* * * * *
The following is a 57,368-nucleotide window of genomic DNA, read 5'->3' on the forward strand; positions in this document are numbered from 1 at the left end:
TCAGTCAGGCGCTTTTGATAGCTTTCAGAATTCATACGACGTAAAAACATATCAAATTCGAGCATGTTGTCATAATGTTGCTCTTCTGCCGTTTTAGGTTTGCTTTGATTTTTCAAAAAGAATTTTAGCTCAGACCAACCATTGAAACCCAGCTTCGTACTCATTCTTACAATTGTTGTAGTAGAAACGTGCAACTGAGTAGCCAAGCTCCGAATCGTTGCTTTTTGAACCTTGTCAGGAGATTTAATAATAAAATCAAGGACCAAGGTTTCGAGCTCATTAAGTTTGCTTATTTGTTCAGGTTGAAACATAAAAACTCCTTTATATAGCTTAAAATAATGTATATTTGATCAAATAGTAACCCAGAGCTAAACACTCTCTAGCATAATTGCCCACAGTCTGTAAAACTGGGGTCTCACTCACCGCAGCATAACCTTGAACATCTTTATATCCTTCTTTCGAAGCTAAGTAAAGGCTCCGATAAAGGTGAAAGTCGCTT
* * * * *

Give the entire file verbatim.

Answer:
The following is a 57,368-nucleotide window of genomic DNA, read 5'->3' on the forward strand; positions in this document are numbered from 1 at the left end:
TCAGTCAGGCGCTTTTGATAGCTTTCAGAATTCATACGACGTAAAAACATATCAAATTCGAGCATGTTGTCATAATGTTGCTCTTCTGCCGTTTTAGGTTTGCTTTGATTTTTCAAAAAGAATTTTAGCTCAGACCAACCATTGAAACCCAGCTTCGTACTCATTCTTACAATTGTTGTAGTAGAAACGTGCAACTGAGTAGCCAAGCTCCGAATCGTTGCTTTTTGAACCTTGTCAGGAGATTTAATAATAAAATCAAGGACCAAGGTTTCGAGCTCATTAAGTTTGCTTATTTGTTCAGGTTGAAACATAAAAACTCCTTTATATAGCTTAAAATAATGTATATTTGATCAAATAGTAACCCAGAGCTAAACACTCTCTAGCATAATTGCCCACAGTCTGTAAAACTGGGGTCTCACTCACCGCAGCATAACCTTGAACATCTTTATATCCTTCTTTCGAAGCTAAGTAAAGGCTCCGATAAAGGTGAAAGTCGCTT